A Brief note on Malala, her father, and the War on Education

23 Nov

One of the most striking moments for me in the new documentary film, He Named Me Malala, comes in the words of her father, Ziauddin Yusufzai, who is credited with having, at the very least, a strong intellectual influence on his daughter. He says at one point, “Education gives you the power to question things. Education gives you the power to challenge things. To be independent.” (Apologies if the syntax is not 100% accurate. I went reaching for my notebook in the dark theater at the DOC NYC Film Festival, but since then, I have seen this quote transcribed in various ways on different websites.) I kept thinking of my college students with whom I was seeing the film. Are they getting this message from their college careers? (I’m sure this group did not get that in their high schools, although some do.) For those who read my earlier post on Senator Rubio, who has since gone on to repeat the message I wrote about back in August into the most recent debate performance in November, that’s not what “education” is for – it’s for getting a job and increasing earnings. At least that’s the case for low-income and working-class students, not necessarily the elite who will go on to become the decisionmakers. Ziauddin’s ideas have come to be radical in the vacuum of education-for-the-economy mentality that pervades pretty much most of the world.

As for Malala herself, a friend posted a quotation of hers, which dates back at least as early as October 2013, in which she said, “The only thing that can fight terrorism is education.” While much has been made of the criticism that she is a media darling, and perhaps even a creation, of the West’s need for a “safe Muslim,” she has stood up to that by admonishing President Obama about the use of drones. And in the wake of this months bombings and shootings in Lebanon, Paris, and Bamako, she emerges as the sole voice for an approach to terrorism that calls for more education, less ignorance, and greater understanding as a way to bring people together. Have any of our Presidential candidates in the U.S. called for more education as a response to terrorism? Those who turn to terrorism do so out of the false belief that violence, especially against innocents, is the path to social change (a social change that makes claims to justice, that is). This, of course, has never worked in human history.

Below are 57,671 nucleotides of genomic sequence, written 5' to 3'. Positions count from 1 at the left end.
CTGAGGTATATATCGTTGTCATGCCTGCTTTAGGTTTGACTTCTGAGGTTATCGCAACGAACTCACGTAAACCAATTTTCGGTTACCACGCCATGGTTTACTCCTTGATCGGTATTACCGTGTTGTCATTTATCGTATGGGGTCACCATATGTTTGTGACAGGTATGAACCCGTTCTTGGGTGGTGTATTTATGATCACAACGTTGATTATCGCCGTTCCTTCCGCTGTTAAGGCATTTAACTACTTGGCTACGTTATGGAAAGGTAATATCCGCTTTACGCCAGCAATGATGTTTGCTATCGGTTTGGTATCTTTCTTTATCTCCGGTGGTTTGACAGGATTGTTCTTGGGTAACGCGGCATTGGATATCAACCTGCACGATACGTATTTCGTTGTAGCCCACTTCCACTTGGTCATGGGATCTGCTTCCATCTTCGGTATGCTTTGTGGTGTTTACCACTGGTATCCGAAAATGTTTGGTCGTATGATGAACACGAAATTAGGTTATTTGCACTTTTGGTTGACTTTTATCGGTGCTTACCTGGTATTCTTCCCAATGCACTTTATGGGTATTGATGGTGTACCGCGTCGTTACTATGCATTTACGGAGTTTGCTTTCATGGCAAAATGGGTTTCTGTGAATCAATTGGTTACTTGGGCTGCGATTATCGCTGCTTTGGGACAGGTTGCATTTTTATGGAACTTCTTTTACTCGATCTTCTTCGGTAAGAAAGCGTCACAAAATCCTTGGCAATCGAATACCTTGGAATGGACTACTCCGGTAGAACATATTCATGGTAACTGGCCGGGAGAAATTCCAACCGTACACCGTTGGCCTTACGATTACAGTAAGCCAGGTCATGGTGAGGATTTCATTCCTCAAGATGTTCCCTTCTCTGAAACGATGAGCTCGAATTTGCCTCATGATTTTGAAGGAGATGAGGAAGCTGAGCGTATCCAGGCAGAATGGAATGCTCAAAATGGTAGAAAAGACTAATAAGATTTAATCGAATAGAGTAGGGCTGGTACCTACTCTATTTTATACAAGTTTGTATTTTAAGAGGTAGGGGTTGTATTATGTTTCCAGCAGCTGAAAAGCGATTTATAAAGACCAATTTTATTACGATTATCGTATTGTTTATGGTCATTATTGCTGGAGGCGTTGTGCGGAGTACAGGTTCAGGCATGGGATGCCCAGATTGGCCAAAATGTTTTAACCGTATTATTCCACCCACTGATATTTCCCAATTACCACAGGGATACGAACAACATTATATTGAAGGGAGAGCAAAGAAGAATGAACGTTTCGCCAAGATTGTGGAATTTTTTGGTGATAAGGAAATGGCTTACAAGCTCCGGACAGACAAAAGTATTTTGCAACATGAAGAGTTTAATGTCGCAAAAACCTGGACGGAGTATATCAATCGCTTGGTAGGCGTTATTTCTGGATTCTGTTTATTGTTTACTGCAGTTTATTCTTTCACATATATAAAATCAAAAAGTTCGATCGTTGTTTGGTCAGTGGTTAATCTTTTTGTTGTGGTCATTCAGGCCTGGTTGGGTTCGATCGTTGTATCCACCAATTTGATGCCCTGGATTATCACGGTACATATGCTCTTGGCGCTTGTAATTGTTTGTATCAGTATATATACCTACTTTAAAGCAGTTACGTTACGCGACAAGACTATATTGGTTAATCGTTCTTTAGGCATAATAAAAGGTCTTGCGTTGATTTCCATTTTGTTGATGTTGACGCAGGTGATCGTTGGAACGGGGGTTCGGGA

On my office door, I have put up a bumper sticker that reads, “In a war on education, no one wins.” The reaction worldwide against Syrian refugees in the wake of the Paris and Lebanon attacks shows just that. Public opinion is whipped up against the millions of innocents fleeing the same violence and the same perpetrators who carried out the attacks in Paris and Lebanon. But the fallacy of public opinion polls is that they rest on the false assumption that all opinions are based on equivalent foundations of knowledge. Most people who are against allowing in refugees have no idea about refugee resettlement processes and screenings, about who refugees are and what they have been through, about the history of the region from which they are fleeing, and so on. Differences of opinion are fine, and welcome in a democracy. But they have to be based on some kind of empirical knowledge, evidence, or understanding of history, not just hot air and smoke. How can you have a valid opinion about something about which you know nothing? Otherwise you are susceptible to every prejudice and every hatemonger out there. Which, of course, is what we see, as war spreads.

Only education gives you the power to question things, to be independent, and to truly fight terrorism. It must be our first response to any crisis.

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